Tories have tended to beat their polling more than Labour , where normally you would expect polling errors to even out over time and have an equal chance of favouring either side. The popular explanation for this is the ‘Shy Tory Factor’ — the idea that Tory votes are underrepresented in polls because voters are reluctant to admit they vote Conservative.
Two points to make here. First, while the Shy Tory phenomenon is real enough, the explanation for it — voters misreporting their intentions — isn’t necessarily (or even likely) true. A post-2015 election study found that unrepresentative samples were the main reason the polls underestimated Conservative support in 2015. In other words, pollsters just weren’t surveying enough Tory voters.
Second, just because the Tories have noticeably beat their polls in the past, doesn’t make it a rule: it cannot be assumed they will always do better than the polls say. If a methodological flaw is identified, pollsters usually try to fix it. Tories also did much better than predicted in 1992; in response, pollsters began factoring in how respondents voted in previous elections to account for ‘shy’ voters. If Shy Tories were a thing, it’d probably be fixed by now.
This means that if polls keep lowballing Tory support, it’s either for a reason that’s hard to fix (e.g. making samples more representative) or that whichever methodological flaws present in particular years happen to favour the Conservatives.
Either way, this should caution us against mentally adding 3–4 points for the Tories to polls we see. Pollsters may or may not have managed to fix their failings from 2015, but they’ve certainly tried — which is why individuals polls and forecasts now suggest everything from a hung parliament to a Tory landslide.
“Pundits are always wrong”/ “The underdogs will win”
Conversely, it would be hasty (and wishful thinking for Labour supporters) to assume that Labour will benefit from a systematic polling error as part of some sort of underdog narrative.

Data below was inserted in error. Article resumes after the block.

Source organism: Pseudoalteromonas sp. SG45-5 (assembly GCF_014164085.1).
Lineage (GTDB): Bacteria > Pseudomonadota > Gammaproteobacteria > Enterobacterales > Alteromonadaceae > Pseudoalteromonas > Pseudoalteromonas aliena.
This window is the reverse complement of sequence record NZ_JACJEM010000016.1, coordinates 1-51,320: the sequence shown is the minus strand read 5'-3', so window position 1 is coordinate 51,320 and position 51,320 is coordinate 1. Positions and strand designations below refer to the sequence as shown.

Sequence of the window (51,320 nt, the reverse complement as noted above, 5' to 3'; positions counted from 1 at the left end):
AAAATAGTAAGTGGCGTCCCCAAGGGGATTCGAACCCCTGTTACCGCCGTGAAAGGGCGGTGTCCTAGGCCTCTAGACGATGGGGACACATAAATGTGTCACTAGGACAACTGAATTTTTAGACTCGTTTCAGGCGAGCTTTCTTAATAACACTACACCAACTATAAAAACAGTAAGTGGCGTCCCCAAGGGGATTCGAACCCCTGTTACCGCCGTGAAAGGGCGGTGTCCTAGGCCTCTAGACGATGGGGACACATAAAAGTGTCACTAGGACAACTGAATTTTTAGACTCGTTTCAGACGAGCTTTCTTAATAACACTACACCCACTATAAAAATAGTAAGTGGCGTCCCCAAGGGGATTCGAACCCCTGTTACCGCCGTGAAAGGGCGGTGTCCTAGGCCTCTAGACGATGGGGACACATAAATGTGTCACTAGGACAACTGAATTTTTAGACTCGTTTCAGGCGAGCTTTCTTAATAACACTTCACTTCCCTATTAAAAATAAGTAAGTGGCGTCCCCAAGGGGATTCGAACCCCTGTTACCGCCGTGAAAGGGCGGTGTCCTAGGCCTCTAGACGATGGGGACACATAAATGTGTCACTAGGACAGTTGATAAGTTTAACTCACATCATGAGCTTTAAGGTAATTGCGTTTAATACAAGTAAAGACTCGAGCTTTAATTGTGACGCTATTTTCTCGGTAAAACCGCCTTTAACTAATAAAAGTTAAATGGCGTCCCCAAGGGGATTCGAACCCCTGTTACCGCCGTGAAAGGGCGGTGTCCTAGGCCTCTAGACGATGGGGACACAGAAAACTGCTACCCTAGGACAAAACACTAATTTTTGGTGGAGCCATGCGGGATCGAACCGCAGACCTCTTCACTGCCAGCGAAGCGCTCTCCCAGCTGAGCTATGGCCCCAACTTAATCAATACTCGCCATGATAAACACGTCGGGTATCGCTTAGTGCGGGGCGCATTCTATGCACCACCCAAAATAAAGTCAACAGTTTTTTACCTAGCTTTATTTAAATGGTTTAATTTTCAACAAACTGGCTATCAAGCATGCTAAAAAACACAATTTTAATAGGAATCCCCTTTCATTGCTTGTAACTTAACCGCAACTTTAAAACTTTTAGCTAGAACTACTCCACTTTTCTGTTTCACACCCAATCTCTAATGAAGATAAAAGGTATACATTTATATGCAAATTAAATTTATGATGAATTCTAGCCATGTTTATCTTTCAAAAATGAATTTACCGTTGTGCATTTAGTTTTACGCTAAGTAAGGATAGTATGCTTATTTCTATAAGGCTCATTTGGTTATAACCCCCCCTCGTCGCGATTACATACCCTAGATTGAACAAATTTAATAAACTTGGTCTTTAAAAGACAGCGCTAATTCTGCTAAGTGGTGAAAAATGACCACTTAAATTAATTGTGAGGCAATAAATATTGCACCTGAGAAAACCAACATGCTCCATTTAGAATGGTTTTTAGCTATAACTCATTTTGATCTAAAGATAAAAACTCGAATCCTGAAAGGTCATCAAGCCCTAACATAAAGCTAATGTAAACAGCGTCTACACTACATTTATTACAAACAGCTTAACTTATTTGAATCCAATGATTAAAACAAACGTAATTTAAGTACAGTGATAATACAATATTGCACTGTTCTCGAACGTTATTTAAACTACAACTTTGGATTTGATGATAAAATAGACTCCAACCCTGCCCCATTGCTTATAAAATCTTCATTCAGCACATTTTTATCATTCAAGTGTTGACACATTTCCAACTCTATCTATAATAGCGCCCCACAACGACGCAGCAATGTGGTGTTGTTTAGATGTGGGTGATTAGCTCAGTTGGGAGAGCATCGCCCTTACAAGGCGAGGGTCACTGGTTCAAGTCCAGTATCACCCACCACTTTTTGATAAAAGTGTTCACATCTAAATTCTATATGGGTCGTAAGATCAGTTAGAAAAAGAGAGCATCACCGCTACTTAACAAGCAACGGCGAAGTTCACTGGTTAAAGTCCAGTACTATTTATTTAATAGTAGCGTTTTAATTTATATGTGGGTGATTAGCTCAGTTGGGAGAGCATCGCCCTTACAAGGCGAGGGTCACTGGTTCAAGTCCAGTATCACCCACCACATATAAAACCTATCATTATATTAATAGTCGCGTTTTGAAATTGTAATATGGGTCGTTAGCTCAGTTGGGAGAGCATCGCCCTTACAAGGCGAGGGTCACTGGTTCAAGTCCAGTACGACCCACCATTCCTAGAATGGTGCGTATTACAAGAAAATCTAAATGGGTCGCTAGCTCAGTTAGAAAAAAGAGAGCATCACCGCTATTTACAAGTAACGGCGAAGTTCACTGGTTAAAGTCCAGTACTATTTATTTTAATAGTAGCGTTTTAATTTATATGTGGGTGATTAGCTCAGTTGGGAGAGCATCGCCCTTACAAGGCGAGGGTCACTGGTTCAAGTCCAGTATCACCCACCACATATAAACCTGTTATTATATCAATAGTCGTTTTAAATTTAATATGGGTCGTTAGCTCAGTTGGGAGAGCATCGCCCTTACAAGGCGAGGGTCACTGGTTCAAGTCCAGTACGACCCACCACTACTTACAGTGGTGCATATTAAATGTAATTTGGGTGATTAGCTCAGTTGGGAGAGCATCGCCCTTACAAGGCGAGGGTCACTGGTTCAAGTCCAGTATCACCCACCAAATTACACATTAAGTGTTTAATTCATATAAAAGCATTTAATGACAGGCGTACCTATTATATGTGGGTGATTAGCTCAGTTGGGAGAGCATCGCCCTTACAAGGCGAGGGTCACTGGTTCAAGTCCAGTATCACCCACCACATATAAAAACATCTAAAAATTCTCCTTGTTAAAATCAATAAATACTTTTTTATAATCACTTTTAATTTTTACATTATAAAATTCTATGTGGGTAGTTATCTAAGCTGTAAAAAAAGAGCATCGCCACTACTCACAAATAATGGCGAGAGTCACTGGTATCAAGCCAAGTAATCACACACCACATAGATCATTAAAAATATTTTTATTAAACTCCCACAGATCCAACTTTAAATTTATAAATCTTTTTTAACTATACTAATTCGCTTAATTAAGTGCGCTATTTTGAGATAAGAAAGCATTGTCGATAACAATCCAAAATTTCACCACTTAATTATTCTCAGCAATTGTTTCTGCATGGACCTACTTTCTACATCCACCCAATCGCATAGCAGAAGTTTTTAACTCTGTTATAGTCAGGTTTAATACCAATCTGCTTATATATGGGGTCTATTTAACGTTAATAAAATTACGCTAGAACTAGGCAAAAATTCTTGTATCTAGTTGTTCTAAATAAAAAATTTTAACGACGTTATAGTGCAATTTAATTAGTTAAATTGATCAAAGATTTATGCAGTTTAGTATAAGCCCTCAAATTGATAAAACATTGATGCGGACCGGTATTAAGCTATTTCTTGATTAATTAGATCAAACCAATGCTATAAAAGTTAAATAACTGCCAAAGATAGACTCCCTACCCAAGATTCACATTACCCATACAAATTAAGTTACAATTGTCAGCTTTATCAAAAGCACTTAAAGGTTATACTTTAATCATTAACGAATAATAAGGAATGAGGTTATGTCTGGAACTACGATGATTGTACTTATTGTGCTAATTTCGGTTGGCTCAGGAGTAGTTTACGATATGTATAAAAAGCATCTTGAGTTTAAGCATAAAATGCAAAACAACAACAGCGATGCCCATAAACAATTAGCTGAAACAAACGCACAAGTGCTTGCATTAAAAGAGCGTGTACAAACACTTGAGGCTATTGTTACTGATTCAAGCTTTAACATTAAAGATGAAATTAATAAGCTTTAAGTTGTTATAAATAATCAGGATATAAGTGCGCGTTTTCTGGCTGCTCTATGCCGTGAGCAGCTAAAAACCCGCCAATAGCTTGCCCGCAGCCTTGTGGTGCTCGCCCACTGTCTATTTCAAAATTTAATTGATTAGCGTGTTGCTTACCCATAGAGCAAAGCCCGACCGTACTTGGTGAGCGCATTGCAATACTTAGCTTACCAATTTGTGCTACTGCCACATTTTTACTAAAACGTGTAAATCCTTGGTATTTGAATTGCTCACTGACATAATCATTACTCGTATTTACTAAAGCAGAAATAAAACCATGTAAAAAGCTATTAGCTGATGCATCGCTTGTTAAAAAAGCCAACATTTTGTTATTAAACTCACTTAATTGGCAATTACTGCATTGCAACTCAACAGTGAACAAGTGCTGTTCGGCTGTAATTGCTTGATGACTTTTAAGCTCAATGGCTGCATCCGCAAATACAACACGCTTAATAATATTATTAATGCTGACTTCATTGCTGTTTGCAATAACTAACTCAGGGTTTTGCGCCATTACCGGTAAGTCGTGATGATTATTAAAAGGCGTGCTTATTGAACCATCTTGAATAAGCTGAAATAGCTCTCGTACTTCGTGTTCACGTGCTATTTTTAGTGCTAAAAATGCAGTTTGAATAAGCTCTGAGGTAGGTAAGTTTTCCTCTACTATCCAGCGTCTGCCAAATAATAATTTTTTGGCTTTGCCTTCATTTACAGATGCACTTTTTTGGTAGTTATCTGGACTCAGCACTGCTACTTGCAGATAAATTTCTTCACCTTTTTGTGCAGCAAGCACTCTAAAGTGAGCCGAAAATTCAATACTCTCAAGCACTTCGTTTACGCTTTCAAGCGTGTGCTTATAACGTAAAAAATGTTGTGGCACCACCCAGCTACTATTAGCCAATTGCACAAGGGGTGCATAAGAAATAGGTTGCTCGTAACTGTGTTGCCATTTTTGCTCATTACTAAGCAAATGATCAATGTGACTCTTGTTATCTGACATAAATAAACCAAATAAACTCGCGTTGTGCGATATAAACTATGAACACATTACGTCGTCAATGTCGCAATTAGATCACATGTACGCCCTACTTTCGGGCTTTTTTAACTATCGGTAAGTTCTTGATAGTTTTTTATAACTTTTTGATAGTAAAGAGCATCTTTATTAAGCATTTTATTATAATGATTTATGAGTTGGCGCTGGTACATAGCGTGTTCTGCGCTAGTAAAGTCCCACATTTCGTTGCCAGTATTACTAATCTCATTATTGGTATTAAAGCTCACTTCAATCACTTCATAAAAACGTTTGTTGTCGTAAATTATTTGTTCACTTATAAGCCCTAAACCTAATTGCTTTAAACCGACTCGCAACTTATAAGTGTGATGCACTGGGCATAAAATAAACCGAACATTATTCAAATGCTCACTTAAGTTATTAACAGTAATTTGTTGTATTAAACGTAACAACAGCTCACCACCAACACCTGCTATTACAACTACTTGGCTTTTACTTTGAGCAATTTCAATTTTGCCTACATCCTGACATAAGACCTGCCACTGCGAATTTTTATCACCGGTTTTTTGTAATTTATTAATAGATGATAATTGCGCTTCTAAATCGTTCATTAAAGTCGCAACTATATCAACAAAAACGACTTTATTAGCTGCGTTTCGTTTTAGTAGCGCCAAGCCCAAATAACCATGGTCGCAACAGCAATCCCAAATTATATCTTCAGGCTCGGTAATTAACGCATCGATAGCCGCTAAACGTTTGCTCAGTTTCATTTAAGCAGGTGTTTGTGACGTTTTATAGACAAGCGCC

The Brexit-Trump one-two punch was a good lesson in critically evaluating conventional political wisdom. But some pundits have the wrong takeaway — take for example the big worry that Marine Le Pen would win the French presidential election, despite Emmanuel Macron’s crushing lead in the polls. He won by nearly two to one against Le Pen.
It’s also worth noting, again, that while Trump and Brexit confounded political expectations, the polls weren’t oblivious to them. Per FiveThirtyEight:
“In the U.K. last year, pundits and punters were irrationally confident of a “Remain” victory in the Brexit vote, even though polls showed it only barely ahead of “Leave.” In the U.S., they ignored how much the race had tightened in the final weeks of the campaign and data that showed Trump would likely do better in the Electoral College than the popular vote. In the French presidential election last month, the conventional wisdom was irrationally worried about a Marine Le Pen victory even though she trailed Emmanuel Macron by 20 to 25 percentage points. In fact, it was Macron who beat his polls, winning by 32 points.”
If Labour pulls off an upset, then, it won’t be because of some law of political punditry. It’ll be because the polls are wrong, and very significantly so. And that’s not a given.
Given all the uncertainties here, meaningful analyses will probably have to wait until the actual results are out. We cannot fully evaluate Labour’s surge until we know where the dust has settled — did they increase their vote share, or their vote totals? Did they win or lose seats, and where? What was youth 18–24 turnout like?
If you want a prediction for which government you’ll wake up to on Friday, just stick with the exit polls — they’re your best bet.
Nicholas is a law graduate, and is currently pursuing a Master’s degree in international public policy.